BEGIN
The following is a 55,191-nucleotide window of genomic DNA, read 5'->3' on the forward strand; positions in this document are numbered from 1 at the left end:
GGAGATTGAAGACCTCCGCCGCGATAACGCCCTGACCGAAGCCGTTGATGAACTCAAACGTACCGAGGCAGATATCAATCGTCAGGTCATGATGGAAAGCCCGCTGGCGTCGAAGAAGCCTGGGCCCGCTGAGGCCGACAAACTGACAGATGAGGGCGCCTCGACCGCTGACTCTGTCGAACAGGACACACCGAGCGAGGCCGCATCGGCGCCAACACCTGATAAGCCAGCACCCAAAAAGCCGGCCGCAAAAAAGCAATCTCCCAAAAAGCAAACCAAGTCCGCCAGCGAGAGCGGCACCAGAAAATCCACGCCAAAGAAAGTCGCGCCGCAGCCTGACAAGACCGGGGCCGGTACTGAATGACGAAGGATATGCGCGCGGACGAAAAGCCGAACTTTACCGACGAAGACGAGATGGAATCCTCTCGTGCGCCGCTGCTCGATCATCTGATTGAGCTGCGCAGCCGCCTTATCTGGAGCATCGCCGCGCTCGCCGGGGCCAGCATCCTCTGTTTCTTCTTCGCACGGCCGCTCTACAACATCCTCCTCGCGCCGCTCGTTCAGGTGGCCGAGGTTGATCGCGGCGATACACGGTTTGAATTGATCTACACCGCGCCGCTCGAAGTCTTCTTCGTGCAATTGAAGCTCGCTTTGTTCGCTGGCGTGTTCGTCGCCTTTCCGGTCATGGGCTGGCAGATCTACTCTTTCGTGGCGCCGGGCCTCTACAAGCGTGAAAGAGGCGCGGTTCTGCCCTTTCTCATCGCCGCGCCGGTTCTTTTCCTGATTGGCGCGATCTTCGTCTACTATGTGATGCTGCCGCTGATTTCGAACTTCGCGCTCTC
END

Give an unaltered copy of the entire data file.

The following is a 55,191-nucleotide window of genomic DNA, read 5'->3' on the forward strand; positions in this document are numbered from 1 at the left end:
GGAGATTGAAGACCTCCGCCGCGATAACGCCCTGACCGAAGCCGTTGATGAACTCAAACGTACCGAGGCAGATATCAATCGTCAGGTCATGATGGAAAGCCCGCTGGCGTCGAAGAAGCCTGGGCCCGCTGAGGCCGACAAACTGACAGATGAGGGCGCCTCGACCGCTGACTCTGTCGAACAGGACACACCGAGCGAGGCCGCATCGGCGCCAACACCTGATAAGCCAGCACCCAAAAAGCCGGCCGCAAAAAAGCAATCTCCCAAAAAGCAAACCAAGTCCGCCAGCGAGAGCGGCACCAGAAAATCCACGCCAAAGAAAGTCGCGCCGCAGCCTGACAAGACCGGGGCCGGTACTGAATGACGAAGGATATGCGCGCGGACGAAAAGCCGAACTTTACCGACGAAGACGAGATGGAATCCTCTCGTGCGCCGCTGCTCGATCATCTGATTGAGCTGCGCAGCCGCCTTATCTGGAGCATCGCCGCGCTCGCCGGGGCCAGCATCCTCTGTTTCTTCTTCGCACGGCCGCTCTACAACATCCTCCTCGCGCCGCTCGTTCAGGTGGCCGAGGTTGATCGCGGCGATACACGGTTTGAATTGATCTACACCGCGCCGCTCGAAGTCTTCTTCGTGCAATTGAAGCTCGCTTTGTTCGCTGGCGTGTTCGTCGCCTTTCCGGTCATGGGCTGGCAGATCTACTCTTTCGTGGCGCCGGGCCTCTACAAGCGTGAAAGAGGCGCGGTTCTGCCCTTTCTCATCGCCGCGCCGGTTCTTTTCCTGATTGGCGCGATCTTCGTCTACTATGTGATGCTGCCGCTGATTTCGAACTTCGCGCTCTC